Georgia Boater Education Course


GARBAGE DISPOSAL

Keeping our waters clean isn’t just the right thing to do, it’s also the law. The U.S. Coast Guard prohibits the dumping of plastic or any garbage mixed with plastic in any waters.

But that’s not all. If you are operating within 3 miles of shore on coastal waters, or on any inland lakes, rivers, bays or sounds, including the Great Lakes, there are additional dumping restrictions.

In these waters, it is illegal to dump plastic, any kind of packing materials, and any garbage. The only things that you are allowed to dump and might be considered waste are gray water, which is another name for dishwater, and fresh fish parts.

If you are going to be more than 3 miles from shore in coastal waters, refer to the table on this page for more information.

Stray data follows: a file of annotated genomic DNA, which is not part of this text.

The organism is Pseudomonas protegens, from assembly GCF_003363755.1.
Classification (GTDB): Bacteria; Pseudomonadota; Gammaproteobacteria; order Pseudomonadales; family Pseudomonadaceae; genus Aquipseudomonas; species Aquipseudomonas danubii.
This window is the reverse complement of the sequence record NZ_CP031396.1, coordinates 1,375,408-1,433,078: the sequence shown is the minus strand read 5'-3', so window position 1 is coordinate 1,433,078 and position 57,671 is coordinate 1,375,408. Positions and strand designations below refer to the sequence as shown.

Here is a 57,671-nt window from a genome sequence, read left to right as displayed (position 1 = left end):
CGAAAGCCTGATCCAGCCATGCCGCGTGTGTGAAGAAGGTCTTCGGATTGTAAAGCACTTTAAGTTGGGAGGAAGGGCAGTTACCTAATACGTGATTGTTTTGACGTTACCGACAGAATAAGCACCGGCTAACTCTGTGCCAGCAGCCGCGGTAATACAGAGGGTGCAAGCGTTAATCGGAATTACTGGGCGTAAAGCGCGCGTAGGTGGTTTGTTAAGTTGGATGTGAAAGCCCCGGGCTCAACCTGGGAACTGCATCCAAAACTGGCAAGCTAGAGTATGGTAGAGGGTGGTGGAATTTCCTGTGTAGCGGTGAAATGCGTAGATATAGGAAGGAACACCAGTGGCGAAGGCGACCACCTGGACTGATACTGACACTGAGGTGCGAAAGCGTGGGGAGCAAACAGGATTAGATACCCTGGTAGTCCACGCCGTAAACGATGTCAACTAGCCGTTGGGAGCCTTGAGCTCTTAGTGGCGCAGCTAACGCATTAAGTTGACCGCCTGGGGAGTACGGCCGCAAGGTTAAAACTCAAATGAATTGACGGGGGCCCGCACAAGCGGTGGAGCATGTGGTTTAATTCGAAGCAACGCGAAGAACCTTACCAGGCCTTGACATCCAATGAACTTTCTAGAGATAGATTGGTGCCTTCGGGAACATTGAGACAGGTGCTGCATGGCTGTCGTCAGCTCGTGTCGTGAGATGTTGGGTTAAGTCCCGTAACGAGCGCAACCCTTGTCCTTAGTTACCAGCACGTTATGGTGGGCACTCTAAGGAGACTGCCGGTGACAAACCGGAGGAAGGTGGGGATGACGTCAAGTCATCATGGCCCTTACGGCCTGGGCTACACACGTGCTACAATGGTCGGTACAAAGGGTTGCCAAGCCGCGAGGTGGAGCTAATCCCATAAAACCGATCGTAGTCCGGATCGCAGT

Also, vessels greater than 26 feet in length and operating in federal waters must clearly display a 4 by 8-inch “Save our Seas”, or S.O.S. placard that outlines waste disposal regulations. These can be purchased from most boat dealers and marinas.

Finally, remember that any untreated human waste may never be dumped in inland waters.

The U.S. Coast Guard prohibits dumping of plastic or garbage mixed with plastic in any waters.

DISTANCE FROM SHORE:

IT IS ILLEGAL TO DUMP:

Inside three miles and in U.S. lakes, rivers, bays and sounds and anywhere on the Great Lakes, no matter how far from shore

Plastic, dunnage, lining, and packing materials that float, and any garbage except dishwater/ gray water/ fresh fish parts

3 to 12 miles

Plastic, dunnage, lining, and packing materials that float, and any garbage not ground to less than one square inch

12 to 25 miles

Plastic, dunnage, lining, and packing materials that float

Outside 25 miles

Plastic

Note: Dunnage refers to packing materials such as foam or pellets.